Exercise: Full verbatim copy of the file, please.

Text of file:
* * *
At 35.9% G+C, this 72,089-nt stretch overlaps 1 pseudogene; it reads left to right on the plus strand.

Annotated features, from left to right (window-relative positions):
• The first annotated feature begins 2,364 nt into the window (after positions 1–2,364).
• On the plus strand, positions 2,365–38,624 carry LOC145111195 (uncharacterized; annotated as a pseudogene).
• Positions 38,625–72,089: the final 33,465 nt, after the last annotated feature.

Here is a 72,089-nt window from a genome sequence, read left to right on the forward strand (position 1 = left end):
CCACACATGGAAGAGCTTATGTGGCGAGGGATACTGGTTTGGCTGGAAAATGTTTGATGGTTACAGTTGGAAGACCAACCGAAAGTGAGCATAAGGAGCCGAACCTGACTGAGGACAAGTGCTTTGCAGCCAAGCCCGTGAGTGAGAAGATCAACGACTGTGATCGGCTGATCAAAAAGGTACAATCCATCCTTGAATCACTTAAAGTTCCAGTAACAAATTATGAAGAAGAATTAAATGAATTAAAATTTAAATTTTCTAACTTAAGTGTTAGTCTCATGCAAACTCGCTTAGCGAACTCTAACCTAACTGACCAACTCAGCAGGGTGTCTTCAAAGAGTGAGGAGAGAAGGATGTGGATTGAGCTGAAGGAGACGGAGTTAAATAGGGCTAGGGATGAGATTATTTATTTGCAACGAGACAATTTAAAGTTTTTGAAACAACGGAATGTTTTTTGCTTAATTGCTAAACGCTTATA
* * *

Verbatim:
At 35.9% G+C, this 72,089-nt stretch overlaps 1 pseudogene; it reads left to right on the plus strand.

Annotated features, from left to right (window-relative positions):
• The first annotated feature begins 2,364 nt into the window (after positions 1–2,364).
• On the plus strand, positions 2,365–38,624 carry LOC145111195 (uncharacterized; annotated as a pseudogene).
• Positions 38,625–72,089: the final 33,465 nt, after the last annotated feature.

Here is a 72,089-nt window from a genome sequence, read left to right on the forward strand (position 1 = left end):
CCACACATGGAAGAGCTTATGTGGCGAGGGATACTGGTTTGGCTGGAAAATGTTTGATGGTTACAGTTGGAAGACCAACCGAAAGTGAGCATAAGGAGCCGAACCTGACTGAGGACAAGTGCTTTGCAGCCAAGCCCGTGAGTGAGAAGATCAACGACTGTGATCGGCTGATCAAAAAGGTACAATCCATCCTTGAATCACTTAAAGTTCCAGTAACAAATTATGAAGAAGAATTAAATGAATTAAAATTTAAATTTTCTAACTTAAGTGTTAGTCTCATGCAAACTCGCTTAGCGAACTCTAACCTAACTGACCAACTCAGCAGGGTGTCTTCAAAGAGTGAGGAGAGAAGGATGTGGATTGAGCTGAAGGAGACGGAGTTAAATAGGGCTAGGGATGAGATTATTTATTTGCAACGAGACAATTTAAAGTTTTTGAAACAACGGAATGTTTTTTGCTTAATTGCTAAACGCTTATA